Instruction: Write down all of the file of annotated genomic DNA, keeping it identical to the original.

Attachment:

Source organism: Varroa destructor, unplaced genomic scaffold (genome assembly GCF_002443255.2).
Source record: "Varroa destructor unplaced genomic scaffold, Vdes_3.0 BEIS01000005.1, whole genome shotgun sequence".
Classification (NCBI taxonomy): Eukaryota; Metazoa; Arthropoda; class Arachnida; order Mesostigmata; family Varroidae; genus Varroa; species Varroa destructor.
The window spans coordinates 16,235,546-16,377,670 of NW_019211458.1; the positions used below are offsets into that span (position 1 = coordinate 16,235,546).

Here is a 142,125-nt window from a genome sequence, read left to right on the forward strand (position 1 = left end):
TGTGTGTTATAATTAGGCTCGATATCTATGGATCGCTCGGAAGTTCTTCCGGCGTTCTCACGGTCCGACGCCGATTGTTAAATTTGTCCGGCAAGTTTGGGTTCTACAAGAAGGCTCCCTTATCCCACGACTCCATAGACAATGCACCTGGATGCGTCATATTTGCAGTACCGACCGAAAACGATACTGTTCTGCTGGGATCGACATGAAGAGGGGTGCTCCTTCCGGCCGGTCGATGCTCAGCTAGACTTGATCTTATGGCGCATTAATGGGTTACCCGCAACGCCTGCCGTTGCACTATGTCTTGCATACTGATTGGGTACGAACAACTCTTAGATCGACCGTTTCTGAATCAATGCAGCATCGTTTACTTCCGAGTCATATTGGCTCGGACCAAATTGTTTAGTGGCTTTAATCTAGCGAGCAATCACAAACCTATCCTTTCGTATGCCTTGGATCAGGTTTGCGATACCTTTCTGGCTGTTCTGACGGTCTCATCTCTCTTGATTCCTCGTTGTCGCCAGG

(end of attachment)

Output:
Source organism: Varroa destructor, unplaced genomic scaffold (genome assembly GCF_002443255.2).
Source record: "Varroa destructor unplaced genomic scaffold, Vdes_3.0 BEIS01000005.1, whole genome shotgun sequence".
Classification (NCBI taxonomy): Eukaryota; Metazoa; Arthropoda; class Arachnida; order Mesostigmata; family Varroidae; genus Varroa; species Varroa destructor.
The window spans coordinates 16,235,546-16,377,670 of NW_019211458.1; the positions used below are offsets into that span (position 1 = coordinate 16,235,546).

Here is a 142,125-nt window from a genome sequence, read left to right on the forward strand (position 1 = left end):
TGTGTGTTATAATTAGGCTCGATATCTATGGATCGCTCGGAAGTTCTTCCGGCGTTCTCACGGTCCGACGCCGATTGTTAAATTTGTCCGGCAAGTTTGGGTTCTACAAGAAGGCTCCCTTATCCCACGACTCCATAGACAATGCACCTGGATGCGTCATATTTGCAGTACCGACCGAAAACGATACTGTTCTGCTGGGATCGACATGAAGAGGGGTGCTCCTTCCGGCCGGTCGATGCTCAGCTAGACTTGATCTTATGGCGCATTAATGGGTTACCCGCAACGCCTGCCGTTGCACTATGTCTTGCATACTGATTGGGTACGAACAACTCTTAGATCGACCGTTTCTGAATCAATGCAGCATCGTTTACTTCCGAGTCATATTGGCTCGGACCAAATTGTTTAGTGGCTTTAATCTAGCGAGCAATCACAAACCTATCCTTTCGTATGCCTTGGATCAGGTTTGCGATACCTTTCTGGCTGTTCTGACGGTCTCATCTCTCTTGATTCCTCGTTGTCGCCAGG